USGS (United States Geological Survey) divides Mars into thirty quadrants (Elysium is #15), and these maps show extraordinary detail. The MOLA maps were created by JPL from the Mars Observer Laser Altimeter data (hence the name). The map itself is a composite of many images seamlessly stitched together, and then coloured according to the laser data. You can't see the large body of water-ice in the image, because it is at the same elevation as everything around it.
The two shield volcanoes, Elysium Mons and Albor Tholus dominate the landscape.
The Amenthes quadrant is the next map to the west (left) of the Elysium quadrant. You can see the drastic change in the terrain straight away. Those little speckles surrounding Terra Cimmeria are giant stepped mesas, up to 3km high, and (obviously) big enough to be visible from space. To the north is Utopia Planitia, where Viking 2 landed back in the 1970's. Utopia is the largest impact basin in the solar system. To the west is Isidis Planitia, where the ill-fated Beagle 2 landed. The great gouge running through Terra Cimmeria is an ancient river valley, culminating in a huge river delta.
To the west of Isidis is Syrtis Major. Syrtis Major was one of the first topographical features to be observed on Mars, and was believed at first to be a sea. It has had several names, including the Kaiser Sea and the Hourglass Sea, before its current name was adopted. It is in fact a volcano. It is one with a low relief - it rises around 6km up from Isidis, but the slope is gentle, at around one degree. It is vast, and covers almost a million square kilometres.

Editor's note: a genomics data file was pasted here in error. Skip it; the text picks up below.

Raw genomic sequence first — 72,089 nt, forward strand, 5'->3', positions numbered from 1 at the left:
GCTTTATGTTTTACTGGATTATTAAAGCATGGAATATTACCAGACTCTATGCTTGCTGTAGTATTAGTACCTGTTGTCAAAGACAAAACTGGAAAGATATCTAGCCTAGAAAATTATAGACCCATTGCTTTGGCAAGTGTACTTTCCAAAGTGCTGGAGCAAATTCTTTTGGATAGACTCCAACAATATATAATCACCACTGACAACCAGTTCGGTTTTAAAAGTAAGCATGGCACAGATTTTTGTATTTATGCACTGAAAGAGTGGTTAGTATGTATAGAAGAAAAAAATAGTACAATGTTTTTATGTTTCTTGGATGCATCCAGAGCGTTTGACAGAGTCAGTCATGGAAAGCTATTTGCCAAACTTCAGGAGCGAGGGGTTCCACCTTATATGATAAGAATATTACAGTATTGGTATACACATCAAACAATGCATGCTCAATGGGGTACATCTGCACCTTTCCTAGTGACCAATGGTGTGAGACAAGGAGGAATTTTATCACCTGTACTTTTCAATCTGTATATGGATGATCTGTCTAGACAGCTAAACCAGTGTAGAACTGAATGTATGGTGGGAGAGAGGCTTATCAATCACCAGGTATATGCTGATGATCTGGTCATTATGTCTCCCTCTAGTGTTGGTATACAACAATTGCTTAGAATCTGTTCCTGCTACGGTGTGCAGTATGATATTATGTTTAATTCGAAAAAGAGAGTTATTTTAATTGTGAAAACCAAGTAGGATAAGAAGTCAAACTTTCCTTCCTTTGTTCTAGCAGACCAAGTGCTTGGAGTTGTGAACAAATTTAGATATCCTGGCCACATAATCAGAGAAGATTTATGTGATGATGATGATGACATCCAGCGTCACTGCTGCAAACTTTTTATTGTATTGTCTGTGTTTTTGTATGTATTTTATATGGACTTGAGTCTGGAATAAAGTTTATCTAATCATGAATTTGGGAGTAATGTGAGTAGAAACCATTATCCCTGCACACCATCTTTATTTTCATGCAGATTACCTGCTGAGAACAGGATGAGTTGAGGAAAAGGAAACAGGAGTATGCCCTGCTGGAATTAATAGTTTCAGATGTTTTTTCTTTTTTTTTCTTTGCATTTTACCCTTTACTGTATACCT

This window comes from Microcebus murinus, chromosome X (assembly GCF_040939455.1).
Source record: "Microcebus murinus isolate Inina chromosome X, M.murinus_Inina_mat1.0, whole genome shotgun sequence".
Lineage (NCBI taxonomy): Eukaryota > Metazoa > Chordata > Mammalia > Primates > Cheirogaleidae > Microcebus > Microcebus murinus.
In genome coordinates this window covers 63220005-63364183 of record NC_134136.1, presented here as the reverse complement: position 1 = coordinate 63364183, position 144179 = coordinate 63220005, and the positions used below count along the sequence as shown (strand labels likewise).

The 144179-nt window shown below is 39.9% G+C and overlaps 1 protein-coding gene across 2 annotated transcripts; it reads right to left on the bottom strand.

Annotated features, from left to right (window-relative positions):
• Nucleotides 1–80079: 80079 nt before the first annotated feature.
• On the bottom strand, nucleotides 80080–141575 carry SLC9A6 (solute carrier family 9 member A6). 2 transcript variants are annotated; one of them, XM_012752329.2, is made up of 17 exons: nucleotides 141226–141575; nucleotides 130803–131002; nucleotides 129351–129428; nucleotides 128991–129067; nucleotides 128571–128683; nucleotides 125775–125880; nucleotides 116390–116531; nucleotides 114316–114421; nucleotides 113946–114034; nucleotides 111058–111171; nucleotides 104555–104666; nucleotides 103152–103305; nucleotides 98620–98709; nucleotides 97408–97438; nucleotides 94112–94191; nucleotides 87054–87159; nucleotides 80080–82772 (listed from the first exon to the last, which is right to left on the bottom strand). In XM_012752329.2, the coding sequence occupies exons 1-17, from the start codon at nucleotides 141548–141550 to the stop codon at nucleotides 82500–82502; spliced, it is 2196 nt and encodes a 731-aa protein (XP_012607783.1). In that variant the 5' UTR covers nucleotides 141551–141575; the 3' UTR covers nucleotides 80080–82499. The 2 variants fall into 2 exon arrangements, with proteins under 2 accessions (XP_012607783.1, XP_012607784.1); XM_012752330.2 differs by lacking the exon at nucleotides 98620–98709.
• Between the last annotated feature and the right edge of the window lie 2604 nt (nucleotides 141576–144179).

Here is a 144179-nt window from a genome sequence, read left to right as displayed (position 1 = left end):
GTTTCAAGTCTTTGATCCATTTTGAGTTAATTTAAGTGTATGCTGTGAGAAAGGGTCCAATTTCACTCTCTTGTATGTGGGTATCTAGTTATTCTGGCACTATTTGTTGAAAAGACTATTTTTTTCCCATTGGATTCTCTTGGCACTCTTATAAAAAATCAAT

If you're wondering where the Tharsis volcanoes are, they're on the opposite side of the planet.
Mars is a fascinating place, and since 1996 the amount of data we've been receiving from satellites, landers and rovers has been overwhelming. Prior to that, we knew very little about our smaller neighbour. It is one third the size of Earth, and less dense, so only has a mass of 0.107 Earth masses. Surface gravity is 0.38 gee. Air density at the reference plane (the Martian equivalent of sea level) is 0.6% of the density on Earth. Atmospheric pressure is a mere 0.006% that of Earth. The mainly carbon-dioxide atmosphere (95%CO2) gives rise to blue sunsets. Dust-devils climb up to a kilometre into the sky. How can you not be intrigued by this place?